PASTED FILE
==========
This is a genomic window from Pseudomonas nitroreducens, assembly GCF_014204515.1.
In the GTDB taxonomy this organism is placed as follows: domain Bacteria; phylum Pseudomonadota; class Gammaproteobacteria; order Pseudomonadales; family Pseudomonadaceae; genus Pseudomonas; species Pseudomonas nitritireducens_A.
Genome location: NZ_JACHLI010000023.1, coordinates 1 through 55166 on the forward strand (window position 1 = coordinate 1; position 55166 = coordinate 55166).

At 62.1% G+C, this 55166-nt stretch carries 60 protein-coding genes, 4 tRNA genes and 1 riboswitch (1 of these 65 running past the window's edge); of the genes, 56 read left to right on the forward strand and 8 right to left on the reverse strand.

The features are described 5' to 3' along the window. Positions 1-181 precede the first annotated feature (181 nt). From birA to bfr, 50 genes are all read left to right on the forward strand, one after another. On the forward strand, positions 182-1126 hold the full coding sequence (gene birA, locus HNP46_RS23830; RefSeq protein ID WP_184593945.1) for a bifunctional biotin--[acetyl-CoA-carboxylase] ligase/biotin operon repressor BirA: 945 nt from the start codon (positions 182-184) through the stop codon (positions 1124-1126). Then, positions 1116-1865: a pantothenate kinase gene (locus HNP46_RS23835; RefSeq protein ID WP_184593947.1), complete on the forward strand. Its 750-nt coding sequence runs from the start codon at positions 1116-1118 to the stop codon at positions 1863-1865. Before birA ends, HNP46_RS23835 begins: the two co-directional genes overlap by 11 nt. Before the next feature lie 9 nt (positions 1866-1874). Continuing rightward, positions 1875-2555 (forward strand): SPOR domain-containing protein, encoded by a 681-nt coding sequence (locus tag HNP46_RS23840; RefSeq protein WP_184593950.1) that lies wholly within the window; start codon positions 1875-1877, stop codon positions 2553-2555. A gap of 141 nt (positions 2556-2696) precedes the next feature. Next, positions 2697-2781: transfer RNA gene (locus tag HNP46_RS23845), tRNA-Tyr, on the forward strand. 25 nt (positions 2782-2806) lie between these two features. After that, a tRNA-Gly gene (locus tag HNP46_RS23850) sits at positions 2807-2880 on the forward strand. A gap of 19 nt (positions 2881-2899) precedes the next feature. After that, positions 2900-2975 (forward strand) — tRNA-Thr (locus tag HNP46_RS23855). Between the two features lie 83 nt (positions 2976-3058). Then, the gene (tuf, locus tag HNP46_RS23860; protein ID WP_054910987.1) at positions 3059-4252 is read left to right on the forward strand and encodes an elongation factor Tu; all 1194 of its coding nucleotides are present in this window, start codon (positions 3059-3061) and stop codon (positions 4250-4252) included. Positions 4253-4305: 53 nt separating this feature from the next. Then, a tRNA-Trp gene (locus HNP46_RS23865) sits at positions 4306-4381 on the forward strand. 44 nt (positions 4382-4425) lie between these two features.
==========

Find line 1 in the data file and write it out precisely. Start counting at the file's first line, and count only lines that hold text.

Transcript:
This is a genomic window from Pseudomonas nitroreducens, assembly GCF_014204515.1.